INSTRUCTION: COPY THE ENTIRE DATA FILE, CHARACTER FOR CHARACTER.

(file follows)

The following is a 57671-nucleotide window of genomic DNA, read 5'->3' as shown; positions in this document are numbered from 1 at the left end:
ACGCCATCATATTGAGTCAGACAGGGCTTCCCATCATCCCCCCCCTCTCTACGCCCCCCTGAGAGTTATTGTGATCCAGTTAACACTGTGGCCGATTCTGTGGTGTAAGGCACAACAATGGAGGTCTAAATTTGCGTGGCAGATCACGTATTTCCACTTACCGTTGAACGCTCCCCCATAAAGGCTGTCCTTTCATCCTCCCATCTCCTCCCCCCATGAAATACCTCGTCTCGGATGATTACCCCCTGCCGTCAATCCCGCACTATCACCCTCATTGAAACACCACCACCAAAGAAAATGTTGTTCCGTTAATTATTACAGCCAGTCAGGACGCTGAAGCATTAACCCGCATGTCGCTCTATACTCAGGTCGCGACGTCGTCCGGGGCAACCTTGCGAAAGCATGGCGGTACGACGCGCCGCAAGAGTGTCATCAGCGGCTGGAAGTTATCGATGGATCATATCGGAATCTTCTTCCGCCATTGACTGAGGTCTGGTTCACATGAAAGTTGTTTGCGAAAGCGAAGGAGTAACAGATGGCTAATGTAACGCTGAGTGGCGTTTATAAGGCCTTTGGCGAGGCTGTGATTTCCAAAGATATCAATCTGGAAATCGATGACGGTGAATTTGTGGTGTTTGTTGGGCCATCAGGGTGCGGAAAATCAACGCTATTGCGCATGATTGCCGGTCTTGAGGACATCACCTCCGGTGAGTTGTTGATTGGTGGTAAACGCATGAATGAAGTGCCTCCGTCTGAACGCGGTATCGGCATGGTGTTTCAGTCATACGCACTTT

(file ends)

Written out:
The following is a 57671-nucleotide window of genomic DNA, read 5'->3' as shown; positions in this document are numbered from 1 at the left end:
ACGCCATCATATTGAGTCAGACAGGGCTTCCCATCATCCCCCCCCTCTCTACGCCCCCCTGAGAGTTATTGTGATCCAGTTAACACTGTGGCCGATTCTGTGGTGTAAGGCACAACAATGGAGGTCTAAATTTGCGTGGCAGATCACGTATTTCCACTTACCGTTGAACGCTCCCCCATAAAGGCTGTCCTTTCATCCTCCCATCTCCTCCCCCCATGAAATACCTCGTCTCGGATGATTACCCCCTGCCGTCAATCCCGCACTATCACCCTCATTGAAACACCACCACCAAAGAAAATGTTGTTCCGTTAATTATTACAGCCAGTCAGGACGCTGAAGCATTAACCCGCATGTCGCTCTATACTCAGGTCGCGACGTCGTCCGGGGCAACCTTGCGAAAGCATGGCGGTACGACGCGCCGCAAGAGTGTCATCAGCGGCTGGAAGTTATCGATGGATCATATCGGAATCTTCTTCCGCCATTGACTGAGGTCTGGTTCACATGAAAGTTGTTTGCGAAAGCGAAGGAGTAACAGATGGCTAATGTAACGCTGAGTGGCGTTTATAAGGCCTTTGGCGAGGCTGTGATTTCCAAAGATATCAATCTGGAAATCGATGACGGTGAATTTGTGGTGTTTGTTGGGCCATCAGGGTGCGGAAAATCAACGCTATTGCGCATGATTGCCGGTCTTGAGGACATCACCTCCGGTGAGTTGTTGATTGGTGGTAAACGCATGAATGAAGTGCCTCCGTCTGAACGCGGTATCGGCATGGTGTTTCAGTCATACGCACTTT